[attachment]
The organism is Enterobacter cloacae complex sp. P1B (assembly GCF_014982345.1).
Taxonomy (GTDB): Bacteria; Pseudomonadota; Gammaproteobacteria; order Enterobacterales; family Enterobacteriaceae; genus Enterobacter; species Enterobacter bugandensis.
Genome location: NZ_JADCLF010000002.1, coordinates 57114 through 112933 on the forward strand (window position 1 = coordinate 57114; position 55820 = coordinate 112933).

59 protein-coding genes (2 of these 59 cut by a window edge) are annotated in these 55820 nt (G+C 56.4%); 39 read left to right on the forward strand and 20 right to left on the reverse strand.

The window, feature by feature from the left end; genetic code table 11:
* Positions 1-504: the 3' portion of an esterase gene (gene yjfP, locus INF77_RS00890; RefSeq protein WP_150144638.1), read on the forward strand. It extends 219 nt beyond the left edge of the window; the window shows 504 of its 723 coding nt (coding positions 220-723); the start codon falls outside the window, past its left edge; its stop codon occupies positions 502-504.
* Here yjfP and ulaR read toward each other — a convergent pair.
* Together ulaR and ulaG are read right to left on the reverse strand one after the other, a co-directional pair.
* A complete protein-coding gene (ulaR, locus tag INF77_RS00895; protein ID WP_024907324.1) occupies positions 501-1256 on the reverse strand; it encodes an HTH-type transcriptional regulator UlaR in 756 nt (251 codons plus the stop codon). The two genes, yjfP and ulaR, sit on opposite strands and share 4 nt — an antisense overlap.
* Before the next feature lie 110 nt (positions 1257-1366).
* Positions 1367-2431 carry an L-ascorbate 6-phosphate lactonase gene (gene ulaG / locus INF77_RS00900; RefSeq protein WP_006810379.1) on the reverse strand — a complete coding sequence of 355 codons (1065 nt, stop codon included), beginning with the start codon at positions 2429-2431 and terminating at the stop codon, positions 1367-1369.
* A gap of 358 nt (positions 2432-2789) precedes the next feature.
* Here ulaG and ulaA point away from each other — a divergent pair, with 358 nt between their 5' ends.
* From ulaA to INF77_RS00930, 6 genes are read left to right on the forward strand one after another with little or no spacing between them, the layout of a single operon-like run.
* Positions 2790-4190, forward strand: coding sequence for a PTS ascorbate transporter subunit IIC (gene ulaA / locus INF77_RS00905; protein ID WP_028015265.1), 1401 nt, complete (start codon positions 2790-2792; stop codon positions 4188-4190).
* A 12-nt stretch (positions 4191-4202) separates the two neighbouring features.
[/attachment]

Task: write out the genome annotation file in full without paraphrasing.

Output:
The organism is Enterobacter cloacae complex sp. P1B (assembly GCF_014982345.1).
Taxonomy (GTDB): Bacteria; Pseudomonadota; Gammaproteobacteria; order Enterobacterales; family Enterobacteriaceae; genus Enterobacter; species Enterobacter bugandensis.
Genome location: NZ_JADCLF010000002.1, coordinates 57114 through 112933 on the forward strand (window position 1 = coordinate 57114; position 55820 = coordinate 112933).

59 protein-coding genes (2 of these 59 cut by a window edge) are annotated in these 55820 nt (G+C 56.4%); 39 read left to right on the forward strand and 20 right to left on the reverse strand.

The window, feature by feature from the left end; genetic code table 11:
* Positions 1-504: the 3' portion of an esterase gene (gene yjfP, locus INF77_RS00890; RefSeq protein WP_150144638.1), read on the forward strand. It extends 219 nt beyond the left edge of the window; the window shows 504 of its 723 coding nt (coding positions 220-723); the start codon falls outside the window, past its left edge; its stop codon occupies positions 502-504.
* Here yjfP and ulaR read toward each other — a convergent pair.
* Together ulaR and ulaG are read right to left on the reverse strand one after the other, a co-directional pair.
* A complete protein-coding gene (ulaR, locus tag INF77_RS00895; protein ID WP_024907324.1) occupies positions 501-1256 on the reverse strand; it encodes an HTH-type transcriptional regulator UlaR in 756 nt (251 codons plus the stop codon). The two genes, yjfP and ulaR, sit on opposite strands and share 4 nt — an antisense overlap.
* Before the next feature lie 110 nt (positions 1257-1366).
* Positions 1367-2431 carry an L-ascorbate 6-phosphate lactonase gene (gene ulaG / locus INF77_RS00900; RefSeq protein WP_006810379.1) on the reverse strand — a complete coding sequence of 355 codons (1065 nt, stop codon included), beginning with the start codon at positions 2429-2431 and terminating at the stop codon, positions 1367-1369.
* A gap of 358 nt (positions 2432-2789) precedes the next feature.
* Here ulaG and ulaA point away from each other — a divergent pair, with 358 nt between their 5' ends.
* From ulaA to INF77_RS00930, 6 genes are read left to right on the forward strand one after another with little or no spacing between them, the layout of a single operon-like run.
* Positions 2790-4190, forward strand: coding sequence for a PTS ascorbate transporter subunit IIC (gene ulaA / locus INF77_RS00905; protein ID WP_028015265.1), 1401 nt, complete (start codon positions 2790-2792; stop codon positions 4188-4190).
* A 12-nt stretch (positions 4191-4202) separates the two neighbouring features.